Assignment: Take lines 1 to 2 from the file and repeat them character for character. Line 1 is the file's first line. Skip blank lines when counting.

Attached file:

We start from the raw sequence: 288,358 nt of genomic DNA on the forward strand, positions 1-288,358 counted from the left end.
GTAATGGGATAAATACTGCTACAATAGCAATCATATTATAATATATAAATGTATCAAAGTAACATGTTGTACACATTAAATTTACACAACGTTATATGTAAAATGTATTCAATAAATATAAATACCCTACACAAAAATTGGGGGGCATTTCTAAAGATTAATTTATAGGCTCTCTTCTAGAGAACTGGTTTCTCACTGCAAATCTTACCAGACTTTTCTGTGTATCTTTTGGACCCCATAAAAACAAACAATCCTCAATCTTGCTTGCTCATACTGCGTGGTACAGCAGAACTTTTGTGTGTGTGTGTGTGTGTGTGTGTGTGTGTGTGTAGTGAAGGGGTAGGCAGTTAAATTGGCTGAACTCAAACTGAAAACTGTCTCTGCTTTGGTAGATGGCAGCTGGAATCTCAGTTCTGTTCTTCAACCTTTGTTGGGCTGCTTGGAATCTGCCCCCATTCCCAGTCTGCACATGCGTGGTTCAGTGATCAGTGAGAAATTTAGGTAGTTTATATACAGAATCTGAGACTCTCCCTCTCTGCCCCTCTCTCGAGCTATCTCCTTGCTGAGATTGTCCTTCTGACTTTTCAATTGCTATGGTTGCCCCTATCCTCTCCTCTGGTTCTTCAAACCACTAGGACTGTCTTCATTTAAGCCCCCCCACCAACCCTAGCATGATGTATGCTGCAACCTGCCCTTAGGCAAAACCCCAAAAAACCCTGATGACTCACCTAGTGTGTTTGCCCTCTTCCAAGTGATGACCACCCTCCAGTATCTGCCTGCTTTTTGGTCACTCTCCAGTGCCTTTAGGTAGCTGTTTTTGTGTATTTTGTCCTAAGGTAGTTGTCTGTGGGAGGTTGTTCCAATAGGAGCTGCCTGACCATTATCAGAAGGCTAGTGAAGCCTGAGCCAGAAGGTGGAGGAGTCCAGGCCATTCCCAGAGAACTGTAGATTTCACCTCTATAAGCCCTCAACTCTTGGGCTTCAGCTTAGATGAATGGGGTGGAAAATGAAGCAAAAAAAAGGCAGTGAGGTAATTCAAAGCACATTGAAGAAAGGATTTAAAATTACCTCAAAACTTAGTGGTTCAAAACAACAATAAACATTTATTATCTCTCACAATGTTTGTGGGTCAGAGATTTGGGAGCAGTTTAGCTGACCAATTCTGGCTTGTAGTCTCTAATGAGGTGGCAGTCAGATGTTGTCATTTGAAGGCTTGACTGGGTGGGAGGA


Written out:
We start from the raw sequence: 288,358 nt of genomic DNA on the forward strand, positions 1-288,358 counted from the left end.
GTAATGGGATAAATACTGCTACAATAGCAATCATATTATAATATATAAATGTATCAAAGTAACATGTTGTACACATTAAATTTACACAACGTTATATGTAAAATGTATTCAATAAATATAAATACCCTACACAAAAATTGGGGGGCATTTCTAAAGATTAATTTATAGGCTCTCTTCTAGAGAACTGGTTTCTCACTGCAAATCTTACCAGACTTTTCTGTGTATCTTTTGGACCCCATAAAAACAAACAATCCTCAATCTTGCTTGCTCATACTGCGTGGTACAGCAGAACTTTTGTGTGTGTGTGTGTGTGTGTGTGTGTGTGTGTGTAGTGAAGGGGTAGGCAGTTAAATTGGCTGAACTCAAACTGAAAACTGTCTCTGCTTTGGTAGATGGCAGCTGGAATCTCAGTTCTGTTCTTCAACCTTTGTTGGGCTGCTTGGAATCTGCCCCCATTCCCAGTCTGCACATGCGTGGTTCAGTGATCAGTGAGAAATTTAGGTAGTTTATATACAGAATCTGAGACTCTCCCTCTCTGCCCCTCTCTCGAGCTATCTCCTTGCTGAGATTGTCCTTCTGACTTTTCAATTGCTATGGTTGCCCCTATCCTCTCCTCTGGTTCTTCAAACCACTAGGACTGTCTTCATTTAAGCCCCCCCACCAACCCTAGCATGATGTATGCTGCAACCTGCCCTTAGGCAAAACCCCAAAAAACCCTGATGACTCACCTAGTGTGTTTGCCCTCTTCCAAGTGATGACCACCCTCCAGTATCTGCCTGCTTTTTGGTCACTCTCCAGTGCCTTTAGGTAGCTGTTTTTGTGTATTTTGTCCTAAGGTAGTTGTCTGTGGGAGGTTGTTCCAATAGGAGCTGCCTGACCATTATCAGAAGGCTAGTGAAGCCTGAGCCAGAAGGTGGAGGAGTCCAGGCCATTCCCAGAGAACTGTAGATTTCACCTCTATAAGCCCTCAACTCTTGGGCTTCAGCTTAGATGAATGGGGTGGAAAATGAAGCAAAAAAAAGGCAGTGAGGTAATTCAAAGCACATTGAAGAAAGGATTTAAAATTACCTCAAAACTTAGTGGTTCAAAACAACAATAAACATTTATTATCTCTCACAATGTTTGTGGGTCAGAGATTTGGGAGCAGTTTAGCTGACCAATTCTGGCTTGTAGTCTCTAATGAGGTGGCAGTCAGATGTTGTCATTTGAAGGCTTGACTGGGTGGGAGGA